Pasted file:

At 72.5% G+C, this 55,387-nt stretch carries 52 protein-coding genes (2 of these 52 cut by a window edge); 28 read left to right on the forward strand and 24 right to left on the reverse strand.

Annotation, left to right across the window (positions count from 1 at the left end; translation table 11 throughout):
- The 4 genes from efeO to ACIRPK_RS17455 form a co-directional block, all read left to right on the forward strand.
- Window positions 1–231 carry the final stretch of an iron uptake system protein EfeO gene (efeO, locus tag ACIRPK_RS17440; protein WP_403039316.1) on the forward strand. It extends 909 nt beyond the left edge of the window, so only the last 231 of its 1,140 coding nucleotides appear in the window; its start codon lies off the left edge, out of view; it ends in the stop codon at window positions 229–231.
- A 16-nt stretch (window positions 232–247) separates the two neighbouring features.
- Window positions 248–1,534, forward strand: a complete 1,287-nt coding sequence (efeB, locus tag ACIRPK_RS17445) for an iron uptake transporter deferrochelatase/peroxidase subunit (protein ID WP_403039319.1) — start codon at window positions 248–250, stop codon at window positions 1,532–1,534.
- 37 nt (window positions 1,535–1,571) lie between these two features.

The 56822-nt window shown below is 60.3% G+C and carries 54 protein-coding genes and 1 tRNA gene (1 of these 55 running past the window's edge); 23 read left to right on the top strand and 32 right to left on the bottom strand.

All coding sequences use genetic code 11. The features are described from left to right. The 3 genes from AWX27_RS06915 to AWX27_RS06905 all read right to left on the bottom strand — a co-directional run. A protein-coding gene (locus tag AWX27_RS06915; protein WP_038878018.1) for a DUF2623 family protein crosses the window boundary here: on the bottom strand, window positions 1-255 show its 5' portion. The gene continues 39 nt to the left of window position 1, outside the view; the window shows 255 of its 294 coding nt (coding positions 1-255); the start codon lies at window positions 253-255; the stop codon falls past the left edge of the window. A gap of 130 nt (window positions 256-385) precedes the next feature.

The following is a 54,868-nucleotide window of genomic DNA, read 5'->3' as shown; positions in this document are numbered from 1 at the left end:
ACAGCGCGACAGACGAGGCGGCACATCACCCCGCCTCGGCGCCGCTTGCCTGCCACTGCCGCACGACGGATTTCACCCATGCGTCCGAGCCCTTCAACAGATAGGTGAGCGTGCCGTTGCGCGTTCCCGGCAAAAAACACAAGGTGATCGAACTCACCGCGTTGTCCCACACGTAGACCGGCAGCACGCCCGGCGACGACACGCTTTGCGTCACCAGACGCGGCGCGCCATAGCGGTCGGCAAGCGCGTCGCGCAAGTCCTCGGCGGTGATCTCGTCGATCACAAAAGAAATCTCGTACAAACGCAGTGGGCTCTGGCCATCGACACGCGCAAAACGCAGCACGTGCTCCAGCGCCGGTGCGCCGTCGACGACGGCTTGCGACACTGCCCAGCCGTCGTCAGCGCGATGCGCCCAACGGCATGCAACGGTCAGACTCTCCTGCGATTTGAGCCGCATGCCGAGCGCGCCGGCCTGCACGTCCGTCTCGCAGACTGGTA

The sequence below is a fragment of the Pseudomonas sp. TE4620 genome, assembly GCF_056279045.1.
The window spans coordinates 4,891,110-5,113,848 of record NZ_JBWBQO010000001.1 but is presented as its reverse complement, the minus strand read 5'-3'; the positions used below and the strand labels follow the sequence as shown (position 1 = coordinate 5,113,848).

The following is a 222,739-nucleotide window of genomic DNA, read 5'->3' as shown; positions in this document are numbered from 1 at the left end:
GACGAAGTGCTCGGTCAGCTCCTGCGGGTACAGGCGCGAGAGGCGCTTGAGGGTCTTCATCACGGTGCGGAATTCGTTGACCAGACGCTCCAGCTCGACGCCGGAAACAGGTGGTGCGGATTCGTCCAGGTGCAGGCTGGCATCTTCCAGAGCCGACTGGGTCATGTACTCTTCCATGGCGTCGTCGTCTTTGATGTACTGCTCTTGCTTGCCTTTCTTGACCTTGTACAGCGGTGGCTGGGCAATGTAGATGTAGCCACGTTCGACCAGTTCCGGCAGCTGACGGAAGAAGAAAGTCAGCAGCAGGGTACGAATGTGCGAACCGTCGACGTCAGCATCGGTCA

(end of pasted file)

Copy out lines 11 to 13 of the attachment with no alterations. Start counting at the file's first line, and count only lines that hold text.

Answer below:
ACAGCGCGACAGACGAGGCGGCACATCACCCCGCCTCGGCGCCGCTTGCCTGCCACTGCCGCACGACGGATTTCACCCATGCGTCCGAGCCCTTCAACAGATAGGTGAGCGTGCCGTTGCGCGTTCCCGGCAAAAAACACAAGGTGATCGAACTCACCGCGTTGTCCCACACGTAGACCGGCAGCACGCCCGGCGACGACACGCTTTGCGTCACCAGACGCGGCGCGCCATAGCGGTCGGCAAGCGCGTCGCGCAAGTCCTCGGCGGTGATCTCGTCGATCACAAAAGAAATCTCGTACAAACGCAGTGGGCTCTGGCCATCGACACGCGCAAAACGCAGCACGTGCTCCAGCGCCGGTGCGCCGTCGACGACGGCTTGCGACACTGCCCAGCCGTCGTCAGCGCGATGCGCCCAACGGCATGCAACGGTCAGACTCTCCTGCGATTTGAGCCGCATGCCGAGCGCGCCGGCCTGCACGTCCGTCTCGCAGACTGGTA

The sequence below is a fragment of the Pseudomonas sp. TE4620 genome, assembly GCF_056279045.1.
The window spans coordinates 4,891,110-5,113,848 of record NZ_JBWBQO010000001.1 but is presented as its reverse complement, the minus strand read 5'-3'; the positions used below and the strand labels follow the sequence as shown (position 1 = coordinate 5,113,848).